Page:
Darwinia and Simulation

Darwinia and Simulation

A World Virtually Akin to Ours

Brandon Packard

 

Darwinia holds its own as a cult classic video game. In this game, Dr. Sepulveda has created a purely digital universe known as Darwinia. The inhabitants, the Darwinians, are self-learning pieces of code.  However, they have been bred and enhanced over so many generations that they are now considered to be not just pieces of code, but sentient beings! One day, a virus attacks Darwinia, and wipes out many of the Darwinians.  Since they are considered to be as alive as you or I, the player’s task is to enter Darwinia and save them from the virus. The game has unique visuals and decent gameplay, but what really drew me into it is its absolute treasure trove of philosophical implications, and some surprising parallels that can be drawn from it.

Figure 1: One of the last remaining groups of Darwinians, with viruses lurking in the background. 

Let’s start with the big revelation made at the end of the game. It turns out that the Darwinians themselves are inadvertently responsible for the virus, and therefore for their own near destruction! Dr. Sepulveda once let the Darwinians see his face when working on Darwinia, and they assumed him to be their creator and God. They even began to build a temple to him, eager to get some sort of communication from their savior. Too eager, in fact. Since they are computer programs, they began to essentially data-mine the computer system for files, looking for messages from him. In the process, they found his e-mail program and started downloading e-mails, believing them to be messages from God. In their excitement and haste, they also pulled down three spam e-mails which happened to be heavily infected with viruses. Just as the environment allows Darwinians to evolve and grow, it also allowed the virus to corrupt Darwinians into terrifying creatures, until it had almost completely wiped out their civilization.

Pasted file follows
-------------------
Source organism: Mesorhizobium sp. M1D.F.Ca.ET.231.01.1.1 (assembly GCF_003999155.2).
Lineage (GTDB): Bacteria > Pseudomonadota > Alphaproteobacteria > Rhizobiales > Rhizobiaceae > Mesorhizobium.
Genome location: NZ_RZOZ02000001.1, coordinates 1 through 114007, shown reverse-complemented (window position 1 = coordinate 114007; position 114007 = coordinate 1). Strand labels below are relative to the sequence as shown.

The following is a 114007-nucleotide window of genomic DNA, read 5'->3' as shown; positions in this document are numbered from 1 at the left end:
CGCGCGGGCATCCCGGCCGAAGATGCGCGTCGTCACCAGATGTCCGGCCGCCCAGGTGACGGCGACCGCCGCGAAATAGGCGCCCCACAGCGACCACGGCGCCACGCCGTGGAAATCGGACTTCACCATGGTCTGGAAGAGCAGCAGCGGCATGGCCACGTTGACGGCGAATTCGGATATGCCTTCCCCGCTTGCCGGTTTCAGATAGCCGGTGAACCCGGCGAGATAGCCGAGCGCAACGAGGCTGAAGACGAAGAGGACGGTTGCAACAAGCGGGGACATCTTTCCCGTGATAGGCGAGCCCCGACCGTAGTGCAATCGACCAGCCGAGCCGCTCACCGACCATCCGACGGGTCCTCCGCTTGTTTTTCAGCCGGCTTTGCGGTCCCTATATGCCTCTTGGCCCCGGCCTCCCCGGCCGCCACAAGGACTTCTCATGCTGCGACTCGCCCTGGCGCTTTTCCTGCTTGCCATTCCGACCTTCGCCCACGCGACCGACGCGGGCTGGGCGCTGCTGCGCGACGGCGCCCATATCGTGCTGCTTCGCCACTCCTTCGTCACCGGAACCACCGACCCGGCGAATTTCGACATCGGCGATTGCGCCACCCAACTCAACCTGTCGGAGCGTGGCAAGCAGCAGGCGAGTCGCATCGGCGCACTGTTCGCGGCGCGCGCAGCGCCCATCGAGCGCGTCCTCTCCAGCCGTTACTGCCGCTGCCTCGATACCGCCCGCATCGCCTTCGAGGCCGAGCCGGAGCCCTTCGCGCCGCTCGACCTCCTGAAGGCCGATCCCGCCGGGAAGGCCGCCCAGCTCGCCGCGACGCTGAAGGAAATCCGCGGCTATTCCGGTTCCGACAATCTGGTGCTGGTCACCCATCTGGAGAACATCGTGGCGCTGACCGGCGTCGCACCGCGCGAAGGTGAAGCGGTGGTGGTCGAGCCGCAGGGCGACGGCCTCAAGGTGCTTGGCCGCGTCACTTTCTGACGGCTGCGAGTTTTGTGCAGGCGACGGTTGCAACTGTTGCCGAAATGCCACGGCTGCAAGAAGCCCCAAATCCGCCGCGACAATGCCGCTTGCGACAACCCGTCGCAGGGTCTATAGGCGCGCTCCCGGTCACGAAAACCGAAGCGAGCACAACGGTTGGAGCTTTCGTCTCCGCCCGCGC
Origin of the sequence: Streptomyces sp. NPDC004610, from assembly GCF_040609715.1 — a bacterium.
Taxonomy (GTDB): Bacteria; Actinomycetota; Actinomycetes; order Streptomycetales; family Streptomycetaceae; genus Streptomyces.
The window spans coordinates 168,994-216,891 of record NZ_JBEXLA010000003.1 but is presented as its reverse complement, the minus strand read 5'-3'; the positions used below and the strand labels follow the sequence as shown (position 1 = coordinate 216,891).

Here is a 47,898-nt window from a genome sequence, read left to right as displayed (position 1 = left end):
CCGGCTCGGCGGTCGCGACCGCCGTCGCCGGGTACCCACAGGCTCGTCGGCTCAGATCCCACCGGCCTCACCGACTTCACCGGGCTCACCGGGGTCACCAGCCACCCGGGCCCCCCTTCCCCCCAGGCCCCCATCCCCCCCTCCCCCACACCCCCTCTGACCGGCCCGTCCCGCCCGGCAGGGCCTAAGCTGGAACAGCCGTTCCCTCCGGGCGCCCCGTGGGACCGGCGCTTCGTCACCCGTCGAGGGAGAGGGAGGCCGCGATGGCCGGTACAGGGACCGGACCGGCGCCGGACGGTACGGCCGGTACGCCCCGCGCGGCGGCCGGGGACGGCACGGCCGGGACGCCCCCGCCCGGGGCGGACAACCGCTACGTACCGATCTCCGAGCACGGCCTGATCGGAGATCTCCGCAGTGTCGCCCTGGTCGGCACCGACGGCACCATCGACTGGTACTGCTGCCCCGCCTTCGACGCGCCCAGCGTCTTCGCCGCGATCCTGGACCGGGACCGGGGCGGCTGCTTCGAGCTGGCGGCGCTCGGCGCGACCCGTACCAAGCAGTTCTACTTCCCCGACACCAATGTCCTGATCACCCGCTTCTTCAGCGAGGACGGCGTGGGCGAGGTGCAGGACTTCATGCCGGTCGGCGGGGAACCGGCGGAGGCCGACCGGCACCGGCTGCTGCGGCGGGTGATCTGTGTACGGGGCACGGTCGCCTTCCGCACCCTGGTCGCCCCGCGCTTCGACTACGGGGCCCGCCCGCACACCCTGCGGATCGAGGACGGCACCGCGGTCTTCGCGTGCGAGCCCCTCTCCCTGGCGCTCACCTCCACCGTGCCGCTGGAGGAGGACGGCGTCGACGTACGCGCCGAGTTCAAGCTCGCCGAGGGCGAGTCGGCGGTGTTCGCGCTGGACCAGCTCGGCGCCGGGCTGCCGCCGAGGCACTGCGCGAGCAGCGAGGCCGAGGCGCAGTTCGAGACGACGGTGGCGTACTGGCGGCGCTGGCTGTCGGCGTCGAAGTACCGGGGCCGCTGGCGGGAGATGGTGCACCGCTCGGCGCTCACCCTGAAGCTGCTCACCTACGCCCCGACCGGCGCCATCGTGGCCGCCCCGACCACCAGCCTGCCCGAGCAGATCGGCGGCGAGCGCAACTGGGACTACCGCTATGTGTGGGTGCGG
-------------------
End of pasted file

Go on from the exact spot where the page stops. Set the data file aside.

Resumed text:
Although humans have never really mutated in this sense, there is a strong correlation between Darwinia and our world. Religion is not inherently bad (I am somewhat religious myself). Sometimes, though, people get so caught up in religion, trying to communicate with and please their God, that they wreak havoc on others and themselves as a result. There have been many instances of crimes such as murder where the culprit truly believes that their God was the one telling them to commit those atrocities (even if those crimes do not align with what religion says that God would want). Indeed, there are many more instances where humans hate each other due to supposed words from their God(s). This demonstrates a stark parallel between the Darwinians and humans.

Figure 2: A Darwinian Soul (Right) and a Corrupted Darwinian Soul (Left)